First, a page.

There's always a quickie montage of the deceased, of course, but the show singles out several stars each year for special memorials. This year, those specially honored will be James Gandolfini ("The Sopranos"), Jean Stapleton ("All in the Family"), Jonathan Winters ("Mork and Mindy", among other things), Gary David Goldberg (producer of "Family Ties"), and Cory Monteith ("Glee").
Among those special honorees, it's Monteith who's raising some people's hackles. It's understandable when you consider that not only had Monteith not won any Emmys, but that three other major stars were left out of the special-memorials segment: Charles Durning ("Evening Shade"), Larry Hagman ("I Dream of Jeannie", "Dallas"), and Jack Klugman ("The Defenders", "The Odd Couple", "Quincy, M.E."). Klugman's son Adam is incensed, pointing out that his father won three Emmys over the course of his half-century career.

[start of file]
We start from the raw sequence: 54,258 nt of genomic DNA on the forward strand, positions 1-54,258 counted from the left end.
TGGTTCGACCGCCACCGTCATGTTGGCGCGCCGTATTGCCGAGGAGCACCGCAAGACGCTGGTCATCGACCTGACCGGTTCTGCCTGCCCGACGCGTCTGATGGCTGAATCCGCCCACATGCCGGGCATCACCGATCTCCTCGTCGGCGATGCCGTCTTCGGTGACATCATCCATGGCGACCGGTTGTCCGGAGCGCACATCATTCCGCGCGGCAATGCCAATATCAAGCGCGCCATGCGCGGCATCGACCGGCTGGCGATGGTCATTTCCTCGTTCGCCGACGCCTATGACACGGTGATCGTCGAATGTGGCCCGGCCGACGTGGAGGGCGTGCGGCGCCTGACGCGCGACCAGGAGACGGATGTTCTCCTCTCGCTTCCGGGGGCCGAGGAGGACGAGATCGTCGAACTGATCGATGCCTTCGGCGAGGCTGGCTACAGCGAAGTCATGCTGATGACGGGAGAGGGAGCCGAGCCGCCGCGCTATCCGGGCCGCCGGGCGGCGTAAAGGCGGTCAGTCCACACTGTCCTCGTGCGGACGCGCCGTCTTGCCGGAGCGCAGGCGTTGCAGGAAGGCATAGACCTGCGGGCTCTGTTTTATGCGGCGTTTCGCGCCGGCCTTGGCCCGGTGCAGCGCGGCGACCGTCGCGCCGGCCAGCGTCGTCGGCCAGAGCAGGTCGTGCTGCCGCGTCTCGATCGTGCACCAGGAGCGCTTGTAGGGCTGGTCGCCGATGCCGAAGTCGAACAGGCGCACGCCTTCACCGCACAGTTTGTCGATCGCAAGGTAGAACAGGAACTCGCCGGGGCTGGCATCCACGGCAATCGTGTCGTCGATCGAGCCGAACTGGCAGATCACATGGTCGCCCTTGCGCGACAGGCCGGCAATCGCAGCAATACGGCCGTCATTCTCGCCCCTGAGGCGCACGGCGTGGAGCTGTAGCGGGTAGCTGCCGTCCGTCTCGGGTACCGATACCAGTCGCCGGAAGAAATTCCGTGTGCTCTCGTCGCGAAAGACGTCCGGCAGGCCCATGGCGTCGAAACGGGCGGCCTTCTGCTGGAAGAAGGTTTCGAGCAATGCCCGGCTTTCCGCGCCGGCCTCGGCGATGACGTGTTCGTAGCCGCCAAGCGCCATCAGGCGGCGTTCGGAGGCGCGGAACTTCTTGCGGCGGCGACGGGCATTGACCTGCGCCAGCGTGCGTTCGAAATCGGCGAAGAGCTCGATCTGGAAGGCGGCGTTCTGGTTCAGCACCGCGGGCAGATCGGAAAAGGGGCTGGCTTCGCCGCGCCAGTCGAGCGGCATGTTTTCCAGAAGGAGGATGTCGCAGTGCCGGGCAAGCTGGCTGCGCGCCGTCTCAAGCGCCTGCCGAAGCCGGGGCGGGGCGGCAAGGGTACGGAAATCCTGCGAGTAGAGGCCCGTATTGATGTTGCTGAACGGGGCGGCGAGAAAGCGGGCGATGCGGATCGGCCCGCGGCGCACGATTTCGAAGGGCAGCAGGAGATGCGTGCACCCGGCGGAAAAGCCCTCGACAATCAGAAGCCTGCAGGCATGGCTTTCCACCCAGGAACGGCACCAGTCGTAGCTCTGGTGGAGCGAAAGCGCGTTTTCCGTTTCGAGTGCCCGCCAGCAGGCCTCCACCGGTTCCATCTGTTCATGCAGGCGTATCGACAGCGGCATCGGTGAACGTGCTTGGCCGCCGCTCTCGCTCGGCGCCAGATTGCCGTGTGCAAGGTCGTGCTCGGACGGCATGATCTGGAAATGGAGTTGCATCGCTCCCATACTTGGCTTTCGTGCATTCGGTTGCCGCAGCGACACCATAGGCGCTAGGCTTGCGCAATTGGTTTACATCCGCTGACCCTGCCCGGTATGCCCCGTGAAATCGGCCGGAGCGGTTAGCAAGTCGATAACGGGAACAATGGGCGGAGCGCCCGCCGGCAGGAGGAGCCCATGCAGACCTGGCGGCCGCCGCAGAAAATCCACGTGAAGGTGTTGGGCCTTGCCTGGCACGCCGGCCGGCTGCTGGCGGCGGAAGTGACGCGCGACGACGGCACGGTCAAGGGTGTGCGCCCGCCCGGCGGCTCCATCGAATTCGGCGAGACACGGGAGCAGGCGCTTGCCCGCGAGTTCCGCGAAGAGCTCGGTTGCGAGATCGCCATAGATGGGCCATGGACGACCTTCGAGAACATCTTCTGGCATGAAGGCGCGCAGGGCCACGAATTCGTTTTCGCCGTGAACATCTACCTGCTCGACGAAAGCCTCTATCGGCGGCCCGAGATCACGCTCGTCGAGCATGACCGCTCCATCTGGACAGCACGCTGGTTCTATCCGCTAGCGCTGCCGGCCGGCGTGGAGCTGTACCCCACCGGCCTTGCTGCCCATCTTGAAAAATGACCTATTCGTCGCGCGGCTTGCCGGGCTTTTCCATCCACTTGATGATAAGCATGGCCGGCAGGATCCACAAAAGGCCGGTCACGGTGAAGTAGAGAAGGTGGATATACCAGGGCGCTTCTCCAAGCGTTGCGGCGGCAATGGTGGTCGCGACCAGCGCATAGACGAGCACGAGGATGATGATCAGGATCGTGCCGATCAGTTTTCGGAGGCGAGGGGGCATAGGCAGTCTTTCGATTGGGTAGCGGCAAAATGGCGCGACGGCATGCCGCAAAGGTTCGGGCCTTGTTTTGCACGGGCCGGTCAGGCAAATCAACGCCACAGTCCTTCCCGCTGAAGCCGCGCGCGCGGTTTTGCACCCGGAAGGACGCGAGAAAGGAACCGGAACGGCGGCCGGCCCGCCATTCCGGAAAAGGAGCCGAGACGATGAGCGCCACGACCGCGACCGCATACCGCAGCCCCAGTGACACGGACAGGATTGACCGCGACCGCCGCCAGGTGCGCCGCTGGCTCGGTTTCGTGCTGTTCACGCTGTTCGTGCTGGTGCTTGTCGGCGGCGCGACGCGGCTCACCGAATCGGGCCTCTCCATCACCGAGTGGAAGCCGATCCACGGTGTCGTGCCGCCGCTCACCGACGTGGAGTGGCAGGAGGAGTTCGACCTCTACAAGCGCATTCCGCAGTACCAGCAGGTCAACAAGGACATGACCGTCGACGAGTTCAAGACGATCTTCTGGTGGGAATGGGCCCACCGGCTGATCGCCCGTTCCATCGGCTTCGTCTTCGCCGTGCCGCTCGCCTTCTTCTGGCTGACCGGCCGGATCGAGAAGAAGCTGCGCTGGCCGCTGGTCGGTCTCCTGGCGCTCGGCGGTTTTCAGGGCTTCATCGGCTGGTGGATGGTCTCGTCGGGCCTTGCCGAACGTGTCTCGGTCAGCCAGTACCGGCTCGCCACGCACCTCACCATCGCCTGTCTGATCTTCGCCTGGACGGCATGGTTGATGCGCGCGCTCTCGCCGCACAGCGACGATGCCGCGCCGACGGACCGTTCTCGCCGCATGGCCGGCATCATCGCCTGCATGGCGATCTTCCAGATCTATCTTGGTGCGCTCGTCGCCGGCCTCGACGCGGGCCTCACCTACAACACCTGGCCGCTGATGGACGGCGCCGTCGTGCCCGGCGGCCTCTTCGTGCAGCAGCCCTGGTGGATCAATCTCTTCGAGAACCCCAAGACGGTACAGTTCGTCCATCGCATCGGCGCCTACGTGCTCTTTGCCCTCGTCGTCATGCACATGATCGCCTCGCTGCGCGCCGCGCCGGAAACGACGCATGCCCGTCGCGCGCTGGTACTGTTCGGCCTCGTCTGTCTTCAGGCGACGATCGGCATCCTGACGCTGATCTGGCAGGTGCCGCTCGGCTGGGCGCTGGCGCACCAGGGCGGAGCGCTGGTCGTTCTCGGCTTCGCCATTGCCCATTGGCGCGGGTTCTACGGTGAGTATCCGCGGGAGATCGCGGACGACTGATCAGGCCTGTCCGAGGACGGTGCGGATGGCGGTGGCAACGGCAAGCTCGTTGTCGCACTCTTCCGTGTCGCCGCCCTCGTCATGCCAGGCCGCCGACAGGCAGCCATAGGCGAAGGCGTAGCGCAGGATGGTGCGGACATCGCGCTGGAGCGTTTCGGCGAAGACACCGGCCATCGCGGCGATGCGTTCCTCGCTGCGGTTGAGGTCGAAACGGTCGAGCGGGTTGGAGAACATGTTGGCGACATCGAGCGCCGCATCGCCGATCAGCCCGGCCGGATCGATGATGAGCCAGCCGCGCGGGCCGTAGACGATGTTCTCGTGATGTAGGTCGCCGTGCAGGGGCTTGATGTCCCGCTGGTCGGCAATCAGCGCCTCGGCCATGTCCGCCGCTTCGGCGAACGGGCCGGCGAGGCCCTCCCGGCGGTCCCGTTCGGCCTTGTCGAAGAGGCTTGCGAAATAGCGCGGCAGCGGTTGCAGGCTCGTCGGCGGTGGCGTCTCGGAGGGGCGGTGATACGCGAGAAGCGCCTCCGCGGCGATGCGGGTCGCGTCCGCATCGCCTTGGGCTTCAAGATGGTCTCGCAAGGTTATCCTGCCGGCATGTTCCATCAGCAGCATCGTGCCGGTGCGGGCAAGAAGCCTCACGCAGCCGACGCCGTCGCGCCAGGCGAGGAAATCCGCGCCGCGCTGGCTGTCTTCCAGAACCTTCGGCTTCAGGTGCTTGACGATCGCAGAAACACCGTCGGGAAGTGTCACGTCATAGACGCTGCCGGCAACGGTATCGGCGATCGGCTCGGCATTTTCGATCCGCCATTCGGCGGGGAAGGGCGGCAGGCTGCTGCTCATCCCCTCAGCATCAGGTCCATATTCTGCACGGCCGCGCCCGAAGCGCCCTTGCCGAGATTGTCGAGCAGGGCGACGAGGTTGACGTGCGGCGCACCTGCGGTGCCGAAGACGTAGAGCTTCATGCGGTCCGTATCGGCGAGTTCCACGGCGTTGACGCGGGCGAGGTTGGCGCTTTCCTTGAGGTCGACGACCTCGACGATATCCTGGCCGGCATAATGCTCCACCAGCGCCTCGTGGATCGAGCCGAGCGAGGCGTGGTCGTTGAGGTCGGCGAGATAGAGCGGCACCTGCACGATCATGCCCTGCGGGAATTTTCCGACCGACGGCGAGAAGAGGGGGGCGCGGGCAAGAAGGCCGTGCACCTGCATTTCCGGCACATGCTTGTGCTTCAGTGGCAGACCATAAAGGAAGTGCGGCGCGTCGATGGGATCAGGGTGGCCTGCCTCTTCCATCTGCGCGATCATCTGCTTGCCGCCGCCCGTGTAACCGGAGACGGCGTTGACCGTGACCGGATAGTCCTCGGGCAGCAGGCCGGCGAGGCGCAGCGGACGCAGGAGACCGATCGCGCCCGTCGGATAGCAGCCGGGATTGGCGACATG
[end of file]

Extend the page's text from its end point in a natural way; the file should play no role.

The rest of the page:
One could argue that Durning was better known as a movie star, but not giving either Hagman or Klugman a special memorial segment does seem indefensible. Both men starred in multiple popular and long-lasting TV series, with Hagman especially creating characters that endured in viewers' hearts and minds. (I didn't like either of Hagman's two iconic series, whereas I loved "The Odd Couple", so I'm not a Hagman partisan by any means.) I didn't watch "Glee"; nevertheless, I don't know how you can defend snubbing Hagman or Klugman in favor of Monteith. However promising his career was, he hadn't accomplished a fraction of what Klugman or Hagman had.
Ah, well. I'd rather be thinking about this than the far right's plan to destroy the U.S. economy by shutting down the government.